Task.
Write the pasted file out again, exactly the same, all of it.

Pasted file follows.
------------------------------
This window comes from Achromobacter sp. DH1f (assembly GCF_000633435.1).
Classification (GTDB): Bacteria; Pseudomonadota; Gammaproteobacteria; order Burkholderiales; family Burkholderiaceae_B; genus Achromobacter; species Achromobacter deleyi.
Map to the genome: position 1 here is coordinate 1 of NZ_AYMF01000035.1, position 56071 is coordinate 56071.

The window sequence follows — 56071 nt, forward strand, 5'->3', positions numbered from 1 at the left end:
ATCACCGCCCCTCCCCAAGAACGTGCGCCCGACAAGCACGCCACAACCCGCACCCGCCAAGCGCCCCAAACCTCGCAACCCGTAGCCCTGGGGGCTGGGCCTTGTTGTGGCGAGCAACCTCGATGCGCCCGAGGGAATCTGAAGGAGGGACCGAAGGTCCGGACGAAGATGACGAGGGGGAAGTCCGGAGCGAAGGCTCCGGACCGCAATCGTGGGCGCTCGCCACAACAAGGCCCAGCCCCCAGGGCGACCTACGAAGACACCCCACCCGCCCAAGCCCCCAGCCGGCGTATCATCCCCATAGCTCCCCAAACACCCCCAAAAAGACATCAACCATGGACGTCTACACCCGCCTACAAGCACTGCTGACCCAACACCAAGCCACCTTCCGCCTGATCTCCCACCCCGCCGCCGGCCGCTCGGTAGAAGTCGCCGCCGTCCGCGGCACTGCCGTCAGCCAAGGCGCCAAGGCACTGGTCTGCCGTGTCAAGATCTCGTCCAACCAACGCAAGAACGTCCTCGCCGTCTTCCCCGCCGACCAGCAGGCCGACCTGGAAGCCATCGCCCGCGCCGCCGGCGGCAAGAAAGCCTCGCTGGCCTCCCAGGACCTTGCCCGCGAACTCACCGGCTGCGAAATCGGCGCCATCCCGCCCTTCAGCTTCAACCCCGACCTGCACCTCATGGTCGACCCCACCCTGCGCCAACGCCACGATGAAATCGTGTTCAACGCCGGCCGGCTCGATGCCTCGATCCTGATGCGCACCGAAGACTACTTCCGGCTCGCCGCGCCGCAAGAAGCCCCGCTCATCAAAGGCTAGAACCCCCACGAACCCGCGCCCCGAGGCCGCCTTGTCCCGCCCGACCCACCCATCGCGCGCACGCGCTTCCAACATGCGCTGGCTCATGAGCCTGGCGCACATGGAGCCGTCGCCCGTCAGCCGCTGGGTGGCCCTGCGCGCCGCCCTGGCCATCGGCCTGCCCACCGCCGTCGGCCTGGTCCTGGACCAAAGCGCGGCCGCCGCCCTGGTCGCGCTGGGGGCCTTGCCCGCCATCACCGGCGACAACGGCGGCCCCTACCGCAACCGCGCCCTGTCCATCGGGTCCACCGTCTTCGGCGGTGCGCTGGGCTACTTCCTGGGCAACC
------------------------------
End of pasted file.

This window comes from Achromobacter sp. DH1f (assembly GCF_000633435.1).
Classification (GTDB): Bacteria; Pseudomonadota; Gammaproteobacteria; order Burkholderiales; family Burkholderiaceae_B; genus Achromobacter; species Achromobacter deleyi.
Map to the genome: position 1 here is coordinate 1 of NZ_AYMF01000035.1, position 56071 is coordinate 56071.

The window sequence follows — 56071 nt, forward strand, 5'->3', positions numbered from 1 at the left end:
ATCACCGCCCCTCCCCAAGAACGTGCGCCCGACAAGCACGCCACAACCCGCACCCGCCAAGCGCCCCAAACCTCGCAACCCGTAGCCCTGGGGGCTGGGCCTTGTTGTGGCGAGCAACCTCGATGCGCCCGAGGGAATCTGAAGGAGGGACCGAAGGTCCGGACGAAGATGACGAGGGGGAAGTCCGGAGCGAAGGCTCCGGACCGCAATCGTGGGCGCTCGCCACAACAAGGCCCAGCCCCCAGGGCGACCTACGAAGACACCCCACCCGCCCAAGCCCCCAGCCGGCGTATCATCCCCATAGCTCCCCAAACACCCCCAAAAAGACATCAACCATGGACGTCTACACCCGCCTACAAGCACTGCTGACCCAACACCAAGCCACCTTCCGCCTGATCTCCCACCCCGCCGCCGGCCGCTCGGTAGAAGTCGCCGCCGTCCGCGGCACTGCCGTCAGCCAAGGCGCCAAGGCACTGGTCTGCCGTGTCAAGATCTCGTCCAACCAACGCAAGAACGTCCTCGCCGTCTTCCCCGCCGACCAGCAGGCCGACCTGGAAGCCATCGCCCGCGCCGCCGGCGGCAAGAAAGCCTCGCTGGCCTCCCAGGACCTTGCCCGCGAACTCACCGGCTGCGAAATCGGCGCCATCCCGCCCTTCAGCTTCAACCCCGACCTGCACCTCATGGTCGACCCCACCCTGCGCCAACGCCACGATGAAATCGTGTTCAACGCCGGCCGGCTCGATGCCTCGATCCTGATGCGCACCGAAGACTACTTCCGGCTCGCCGCGCCGCAAGAAGCCCCGCTCATCAAAGGCTAGAACCCCCACGAACCCGCGCCCCGAGGCCGCCTTGTCCCGCCCGACCCACCCATCGCGCGCACGCGCTTCCAACATGCGCTGGCTCATGAGCCTGGCGCACATGGAGCCGTCGCCCGTCAGCCGCTGGGTGGCCCTGCGCGCCGCCCTGGCCATCGGCCTGCCCACCGCCGTCGGCCTGGTCCTGGACCAAAGCGCGGCCGCCGCCCTGGTCGCGCTGGGGGCCTTGCCCGCCATCACCGGCGACAACGGCGGCCCCTACCGCAACCGCGCCCTGTCCATCGGGTCCACCGTCTTCGGCGGTGCGCTGGGCTACTTCCTGGGCAACC